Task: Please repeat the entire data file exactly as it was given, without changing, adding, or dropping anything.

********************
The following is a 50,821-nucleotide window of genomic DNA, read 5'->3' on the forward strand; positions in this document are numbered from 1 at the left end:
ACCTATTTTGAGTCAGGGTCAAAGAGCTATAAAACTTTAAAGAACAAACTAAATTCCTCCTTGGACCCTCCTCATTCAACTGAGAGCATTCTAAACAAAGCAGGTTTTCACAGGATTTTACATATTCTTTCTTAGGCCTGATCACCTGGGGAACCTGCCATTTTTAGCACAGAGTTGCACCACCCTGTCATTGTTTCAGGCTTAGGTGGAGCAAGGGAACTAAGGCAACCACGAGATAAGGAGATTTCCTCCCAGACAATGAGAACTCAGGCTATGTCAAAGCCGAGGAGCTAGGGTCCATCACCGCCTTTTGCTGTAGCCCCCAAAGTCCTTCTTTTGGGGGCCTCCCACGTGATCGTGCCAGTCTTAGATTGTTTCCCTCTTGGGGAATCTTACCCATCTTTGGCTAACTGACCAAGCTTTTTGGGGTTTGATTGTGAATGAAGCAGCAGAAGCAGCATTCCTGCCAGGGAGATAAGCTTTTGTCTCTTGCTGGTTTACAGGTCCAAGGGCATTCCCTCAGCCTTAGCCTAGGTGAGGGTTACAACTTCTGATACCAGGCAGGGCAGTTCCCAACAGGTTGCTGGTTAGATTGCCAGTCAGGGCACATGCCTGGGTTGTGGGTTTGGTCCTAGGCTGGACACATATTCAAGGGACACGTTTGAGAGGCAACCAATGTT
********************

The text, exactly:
The following is a 50,821-nucleotide window of genomic DNA, read 5'->3' on the forward strand; positions in this document are numbered from 1 at the left end:
ACCTATTTTGAGTCAGGGTCAAAGAGCTATAAAACTTTAAAGAACAAACTAAATTCCTCCTTGGACCCTCCTCATTCAACTGAGAGCATTCTAAACAAAGCAGGTTTTCACAGGATTTTACATATTCTTTCTTAGGCCTGATCACCTGGGGAACCTGCCATTTTTAGCACAGAGTTGCACCACCCTGTCATTGTTTCAGGCTTAGGTGGAGCAAGGGAACTAAGGCAACCACGAGATAAGGAGATTTCCTCCCAGACAATGAGAACTCAGGCTATGTCAAAGCCGAGGAGCTAGGGTCCATCACCGCCTTTTGCTGTAGCCCCCAAAGTCCTTCTTTTGGGGGCCTCCCACGTGATCGTGCCAGTCTTAGATTGTTTCCCTCTTGGGGAATCTTACCCATCTTTGGCTAACTGACCAAGCTTTTTGGGGTTTGATTGTGAATGAAGCAGCAGAAGCAGCATTCCTGCCAGGGAGATAAGCTTTTGTCTCTTGCTGGTTTACAGGTCCAAGGGCATTCCCTCAGCCTTAGCCTAGGTGAGGGTTACAACTTCTGATACCAGGCAGGGCAGTTCCCAACAGGTTGCTGGTTAGATTGCCAGTCAGGGCACATGCCTGGGTTGTGGGTTTGGTCCTAGGCTGGACACATATTCAAGGGACACGTTTGAGAGGCAACCAATGTT